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Chemical Weapons

NEWS
By Lenny Siegel | September 25, 2013
Globally, chemical weapons demilitarization has been difficult, slow and costly, but with technologies that have been developed over the past two decades, the safe destruction of Syria's chemical weapons stockpile is feasible. While the diplomats work out the principles for sequestering and eliminating Syrian chemical warfare materiel, our government and others should be developing a strategy for safe, secure demilitarization. That work must begin now, not only because it will take time, but also because it is likely to raise issues that the diplomats will need to resolve.
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NEWS
By Bruce Reid and Bruce Reid,Sun Staff Writer | March 22, 1994
WASHINGTON -- A coalition of environmental activists called on Congress yesterday to halt the Army's "reckless rush" to incinerate 30,000 tons of chemical weapons at eight U.S. sites, including Aberdeen Proving Ground, and asked for immediate funding of research into alternative disposal methods.In a Capitol Hill news conference, the Chemical Weapons Working Group said alternatives to burning would be safer and cheaper than the $9 billion cost of incineration. They said disassembly of the weapons and neutralization of the lethal chemical agents would meet the requirements of an international treaty for weapons destruction by 2005.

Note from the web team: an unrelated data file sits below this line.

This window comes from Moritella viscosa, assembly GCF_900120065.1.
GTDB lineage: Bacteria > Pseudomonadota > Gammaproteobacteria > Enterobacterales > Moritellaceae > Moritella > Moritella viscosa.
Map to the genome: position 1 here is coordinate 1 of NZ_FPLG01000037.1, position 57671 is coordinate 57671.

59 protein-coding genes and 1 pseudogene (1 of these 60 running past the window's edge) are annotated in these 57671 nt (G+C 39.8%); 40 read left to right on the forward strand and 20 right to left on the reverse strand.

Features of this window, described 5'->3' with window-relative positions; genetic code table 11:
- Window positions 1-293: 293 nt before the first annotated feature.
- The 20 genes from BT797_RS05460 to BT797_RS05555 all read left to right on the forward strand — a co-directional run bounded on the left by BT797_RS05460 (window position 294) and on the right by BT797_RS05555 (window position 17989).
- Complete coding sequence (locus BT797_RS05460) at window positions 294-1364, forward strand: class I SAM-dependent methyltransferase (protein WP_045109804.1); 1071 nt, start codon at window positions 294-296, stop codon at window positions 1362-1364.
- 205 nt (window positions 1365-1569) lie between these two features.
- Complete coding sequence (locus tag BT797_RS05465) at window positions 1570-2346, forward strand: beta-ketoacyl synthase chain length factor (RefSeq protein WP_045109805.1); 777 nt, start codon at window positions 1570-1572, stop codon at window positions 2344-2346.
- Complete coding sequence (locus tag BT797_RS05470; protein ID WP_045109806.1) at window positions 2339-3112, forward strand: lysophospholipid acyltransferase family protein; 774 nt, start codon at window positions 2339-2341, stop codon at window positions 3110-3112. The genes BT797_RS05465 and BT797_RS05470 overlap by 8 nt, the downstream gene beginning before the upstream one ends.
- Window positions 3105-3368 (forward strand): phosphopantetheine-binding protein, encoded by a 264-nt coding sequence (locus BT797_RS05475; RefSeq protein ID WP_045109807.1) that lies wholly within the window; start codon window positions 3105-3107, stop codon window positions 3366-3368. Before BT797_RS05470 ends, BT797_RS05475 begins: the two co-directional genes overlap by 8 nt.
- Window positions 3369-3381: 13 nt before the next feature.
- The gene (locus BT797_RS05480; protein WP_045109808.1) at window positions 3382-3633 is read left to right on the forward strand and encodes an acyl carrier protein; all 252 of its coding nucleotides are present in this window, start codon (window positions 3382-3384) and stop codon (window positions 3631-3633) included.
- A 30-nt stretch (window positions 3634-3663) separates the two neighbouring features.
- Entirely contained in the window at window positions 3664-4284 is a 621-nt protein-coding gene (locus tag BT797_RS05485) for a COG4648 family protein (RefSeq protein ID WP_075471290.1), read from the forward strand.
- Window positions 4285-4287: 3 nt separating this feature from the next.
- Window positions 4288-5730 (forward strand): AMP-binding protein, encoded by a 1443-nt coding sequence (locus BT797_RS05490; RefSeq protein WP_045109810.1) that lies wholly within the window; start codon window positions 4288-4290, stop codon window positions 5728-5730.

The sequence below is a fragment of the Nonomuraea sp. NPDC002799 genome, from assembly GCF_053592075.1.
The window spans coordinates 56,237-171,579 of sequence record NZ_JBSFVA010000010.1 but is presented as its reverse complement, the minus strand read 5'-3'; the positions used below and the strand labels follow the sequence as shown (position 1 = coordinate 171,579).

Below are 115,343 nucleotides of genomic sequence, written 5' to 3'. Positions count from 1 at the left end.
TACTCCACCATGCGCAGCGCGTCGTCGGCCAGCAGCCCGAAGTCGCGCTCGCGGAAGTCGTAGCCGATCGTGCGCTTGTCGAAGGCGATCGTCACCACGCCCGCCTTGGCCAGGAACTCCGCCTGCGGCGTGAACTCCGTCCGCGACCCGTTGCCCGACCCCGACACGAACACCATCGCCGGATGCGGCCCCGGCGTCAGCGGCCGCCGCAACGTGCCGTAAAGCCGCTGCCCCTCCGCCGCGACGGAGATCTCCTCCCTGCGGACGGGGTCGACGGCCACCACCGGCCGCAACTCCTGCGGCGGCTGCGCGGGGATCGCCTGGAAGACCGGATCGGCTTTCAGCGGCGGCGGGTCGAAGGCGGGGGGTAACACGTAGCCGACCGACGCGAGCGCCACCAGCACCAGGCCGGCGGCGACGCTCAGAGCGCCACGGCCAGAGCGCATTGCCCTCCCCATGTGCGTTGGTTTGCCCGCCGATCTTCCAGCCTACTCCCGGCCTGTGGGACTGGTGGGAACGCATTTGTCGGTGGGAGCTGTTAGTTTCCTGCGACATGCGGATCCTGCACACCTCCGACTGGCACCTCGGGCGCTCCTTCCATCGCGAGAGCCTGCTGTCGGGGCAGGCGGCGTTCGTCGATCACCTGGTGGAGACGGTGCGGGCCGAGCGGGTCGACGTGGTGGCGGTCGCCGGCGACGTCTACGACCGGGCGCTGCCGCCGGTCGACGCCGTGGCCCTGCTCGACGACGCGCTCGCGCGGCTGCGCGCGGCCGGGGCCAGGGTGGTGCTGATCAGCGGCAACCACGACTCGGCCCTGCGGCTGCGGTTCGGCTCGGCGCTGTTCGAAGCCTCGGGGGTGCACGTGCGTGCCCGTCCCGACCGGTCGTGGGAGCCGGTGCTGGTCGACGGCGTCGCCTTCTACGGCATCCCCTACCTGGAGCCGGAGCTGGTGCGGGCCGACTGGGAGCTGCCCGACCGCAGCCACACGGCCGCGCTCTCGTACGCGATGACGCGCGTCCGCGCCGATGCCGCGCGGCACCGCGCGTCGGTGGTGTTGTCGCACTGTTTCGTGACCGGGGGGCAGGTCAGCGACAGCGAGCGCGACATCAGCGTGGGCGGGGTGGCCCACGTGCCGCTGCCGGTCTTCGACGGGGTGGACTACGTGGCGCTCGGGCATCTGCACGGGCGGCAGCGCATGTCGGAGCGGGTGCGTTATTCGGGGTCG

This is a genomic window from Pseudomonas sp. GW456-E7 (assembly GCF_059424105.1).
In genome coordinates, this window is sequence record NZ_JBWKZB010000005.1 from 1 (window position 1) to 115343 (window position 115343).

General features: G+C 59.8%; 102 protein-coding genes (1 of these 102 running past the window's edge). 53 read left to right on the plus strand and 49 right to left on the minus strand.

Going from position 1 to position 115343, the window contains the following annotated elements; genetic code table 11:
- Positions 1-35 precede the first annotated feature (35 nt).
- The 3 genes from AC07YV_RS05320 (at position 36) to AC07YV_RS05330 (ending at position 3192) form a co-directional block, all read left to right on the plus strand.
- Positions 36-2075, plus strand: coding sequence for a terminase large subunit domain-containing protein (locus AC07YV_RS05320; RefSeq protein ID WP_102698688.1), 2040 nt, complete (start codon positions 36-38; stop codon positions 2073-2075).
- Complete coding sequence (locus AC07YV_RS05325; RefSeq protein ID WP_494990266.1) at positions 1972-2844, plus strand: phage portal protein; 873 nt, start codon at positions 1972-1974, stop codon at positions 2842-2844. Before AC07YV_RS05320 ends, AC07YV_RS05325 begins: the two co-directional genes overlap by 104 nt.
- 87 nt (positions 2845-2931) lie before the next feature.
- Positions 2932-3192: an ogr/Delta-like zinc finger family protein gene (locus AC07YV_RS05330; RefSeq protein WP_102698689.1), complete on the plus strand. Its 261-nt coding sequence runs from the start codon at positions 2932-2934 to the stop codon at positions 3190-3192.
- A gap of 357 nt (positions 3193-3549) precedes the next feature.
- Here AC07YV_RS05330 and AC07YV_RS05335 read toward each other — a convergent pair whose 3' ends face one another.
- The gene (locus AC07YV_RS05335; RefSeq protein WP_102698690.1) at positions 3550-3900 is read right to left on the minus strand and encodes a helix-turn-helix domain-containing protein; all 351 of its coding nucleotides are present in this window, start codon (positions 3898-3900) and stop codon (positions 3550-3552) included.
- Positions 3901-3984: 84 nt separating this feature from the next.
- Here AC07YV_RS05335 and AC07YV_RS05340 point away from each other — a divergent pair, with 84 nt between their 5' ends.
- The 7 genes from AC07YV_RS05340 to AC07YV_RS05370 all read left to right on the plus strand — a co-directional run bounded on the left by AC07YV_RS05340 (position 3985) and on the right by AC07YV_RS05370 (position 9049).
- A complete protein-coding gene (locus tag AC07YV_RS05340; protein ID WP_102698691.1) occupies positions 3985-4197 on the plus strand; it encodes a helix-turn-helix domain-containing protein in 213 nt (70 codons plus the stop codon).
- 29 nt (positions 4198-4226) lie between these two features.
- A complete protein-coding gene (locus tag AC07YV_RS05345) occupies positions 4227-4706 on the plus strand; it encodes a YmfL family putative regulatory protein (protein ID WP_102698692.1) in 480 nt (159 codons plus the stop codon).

NEWS
By Elisa D. Harris | March 27, 2003
THE UNITED States is conducting what President Bush has described as a preventive war to eliminate Iraq's chemical, biological and nuclear weapons programs. Statements by senior administration officials indicate that the United States may use chemical weapons of its own - so-called "nonlethal" riot control agents - against Iraqi troops if, for example, those troops use Iraqi civilians as human shields. Such actions are unlikely to protect innocent Iraqis from harm. They could also increase the risk to U.S. troops while violating one of the key disarmament agreements that U.S. military action is designed to uphold.
NEWS
By Bruce Reid and Bruce Reid,Sun Staff Writer | March 3, 1995
Congressional investigators say the Army is underestimating the cost of destroying its chemical weapons stockpiles at Aberdeen Proving Ground and seven other U.S. sites.In a report made public yesterday by a nationwide citizens group with members in Maryland and elsewhere, the U.S. General Accounting Office (GAO) said the program could cost taxpayers nearly $11.4 billion -- nearly a sevenfold increase over the original estimate of $1.7 billion.Two members of Congress, Democratic Rep. Glen Browder of Alabama and Republican Rep. James V. Hansen of Utah, also have introduced legislation requiring a strict financial review of the Army's Chemical Stockpile Emergency Pre- paredness Program, saying that there is little to show for the $200 million spent so far to protect communities near the stockpiles.
NEWS
By Knight-Ridder News Service | September 9, 1993